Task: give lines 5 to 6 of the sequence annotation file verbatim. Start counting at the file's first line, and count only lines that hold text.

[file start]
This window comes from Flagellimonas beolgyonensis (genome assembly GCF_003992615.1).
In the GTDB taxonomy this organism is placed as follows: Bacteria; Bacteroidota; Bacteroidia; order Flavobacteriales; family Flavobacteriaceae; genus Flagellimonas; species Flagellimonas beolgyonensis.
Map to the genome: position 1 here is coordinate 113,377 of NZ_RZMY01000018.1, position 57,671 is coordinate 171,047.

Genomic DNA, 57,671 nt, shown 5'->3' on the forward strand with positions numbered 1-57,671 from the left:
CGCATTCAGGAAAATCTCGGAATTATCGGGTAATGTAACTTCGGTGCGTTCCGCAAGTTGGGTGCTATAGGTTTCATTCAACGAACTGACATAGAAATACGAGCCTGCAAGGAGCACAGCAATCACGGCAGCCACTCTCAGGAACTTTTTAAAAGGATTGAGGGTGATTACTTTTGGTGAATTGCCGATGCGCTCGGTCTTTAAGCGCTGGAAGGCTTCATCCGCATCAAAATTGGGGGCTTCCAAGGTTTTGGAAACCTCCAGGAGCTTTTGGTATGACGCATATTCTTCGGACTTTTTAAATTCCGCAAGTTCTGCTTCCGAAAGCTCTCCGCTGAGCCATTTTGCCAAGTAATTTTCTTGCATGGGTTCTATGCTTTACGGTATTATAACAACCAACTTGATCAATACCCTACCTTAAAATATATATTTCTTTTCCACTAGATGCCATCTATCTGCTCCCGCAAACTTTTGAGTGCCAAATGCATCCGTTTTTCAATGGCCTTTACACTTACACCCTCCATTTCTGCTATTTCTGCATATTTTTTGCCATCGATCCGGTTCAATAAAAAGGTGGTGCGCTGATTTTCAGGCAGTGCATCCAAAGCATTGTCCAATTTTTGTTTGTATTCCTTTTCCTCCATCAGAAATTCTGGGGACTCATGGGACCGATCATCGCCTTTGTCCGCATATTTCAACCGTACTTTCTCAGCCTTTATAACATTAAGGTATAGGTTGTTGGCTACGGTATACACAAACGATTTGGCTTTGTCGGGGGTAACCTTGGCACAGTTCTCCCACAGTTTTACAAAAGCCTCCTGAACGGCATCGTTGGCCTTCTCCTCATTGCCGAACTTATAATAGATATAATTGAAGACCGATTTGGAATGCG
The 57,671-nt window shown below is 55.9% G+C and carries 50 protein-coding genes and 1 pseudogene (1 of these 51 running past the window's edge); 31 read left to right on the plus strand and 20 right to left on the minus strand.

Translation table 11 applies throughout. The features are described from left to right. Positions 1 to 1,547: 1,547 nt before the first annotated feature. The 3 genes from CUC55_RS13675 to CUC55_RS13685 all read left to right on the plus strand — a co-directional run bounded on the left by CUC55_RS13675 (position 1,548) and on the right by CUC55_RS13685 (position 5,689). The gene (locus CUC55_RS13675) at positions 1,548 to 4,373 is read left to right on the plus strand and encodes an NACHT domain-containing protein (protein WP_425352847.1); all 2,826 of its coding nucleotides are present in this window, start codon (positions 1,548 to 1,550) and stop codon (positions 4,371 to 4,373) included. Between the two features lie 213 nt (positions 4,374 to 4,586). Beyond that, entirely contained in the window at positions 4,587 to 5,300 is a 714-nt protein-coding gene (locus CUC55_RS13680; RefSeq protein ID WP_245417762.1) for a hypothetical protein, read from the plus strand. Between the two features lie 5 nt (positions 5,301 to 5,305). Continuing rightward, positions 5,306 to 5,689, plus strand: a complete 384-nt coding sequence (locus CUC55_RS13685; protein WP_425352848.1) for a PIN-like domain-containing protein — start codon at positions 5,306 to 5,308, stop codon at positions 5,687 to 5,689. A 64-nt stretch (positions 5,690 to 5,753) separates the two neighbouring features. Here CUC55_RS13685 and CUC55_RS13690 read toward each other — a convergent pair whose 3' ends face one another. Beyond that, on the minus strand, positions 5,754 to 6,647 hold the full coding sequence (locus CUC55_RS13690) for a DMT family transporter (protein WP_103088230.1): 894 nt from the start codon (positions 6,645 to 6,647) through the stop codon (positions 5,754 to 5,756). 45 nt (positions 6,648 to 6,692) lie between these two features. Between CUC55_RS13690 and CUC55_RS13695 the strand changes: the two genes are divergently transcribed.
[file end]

CGCATTCAGGAAAATCTCGGAATTATCGGGTAATGTAACTTCGGTGCGTTCCGCAAGTTGGGTGCTATAGGTTTCATTCAACGAACTGACATAGAAATACGAGCCTGCAAGGAGCACAGCAATCACGGCAGCCACTCTCAGGAACTTTTTAAAAGGATTGAGGGTGATTACTTTTGGTGAATTGCCGATGCGCTCGGTCTTTAAGCGCTGGAAGGCTTCATCCGCATCAAAATTGGGGGCTTCCAAGGTTTTGGAAACCTCCAGGAGCTTTTGGTATGACGCATATTCTTCGGACTTTTTAAATTCCGCAAGTTCTGCTTCCGAAAGCTCTCCGCTGAGCCATTTTGCCAAGTAATTTTCTTGCATGGGTTCTATGCTTTACGGTATTATAACAACCAACTTGATCAATACCCTACCTTAAAATATATATTTCTTTTCCACTAGATGCCATCTATCTGCTCCCGCAAACTTTTGAGTGCCAAATGCATCCGTTTTTCAATGGCCTTTACACTTACACCCTCCATTTCTGCTATTTCTGCATATTTTTTGCCATCGATCCGGTTCAATAAAAAGGTGGTGCGCTGATTTTCAGGCAGTGCATCCAAAGCATTGTCCAATTTTTGTTTGTATTCCTTTTCCTCCATCAGAAATTCTGGGGACTCATGGGACCGATCATCGCCTTTGTCCGCATATTTCAACCGTACTTTCTCAGCCTTTATAACATTAAGGTATAGGTTGTTGGCTACGGTATACACAAACGATTTGGCTTTGTCGGGGGTAACCTTGGCACAGTTCTCCCACAGTTTTACAAAAGCCTCCTGAACGGCATCGTTGGCCTTCTCCTCATTGCCGAACTTATAATAGATATAATTGAAGACCGATTTGGAATGCG
The 57,671-nt window shown below is 55.9% G+C and carries 50 protein-coding genes and 1 pseudogene (1 of these 51 running past the window's edge); 31 read left to right on the plus strand and 20 right to left on the minus strand.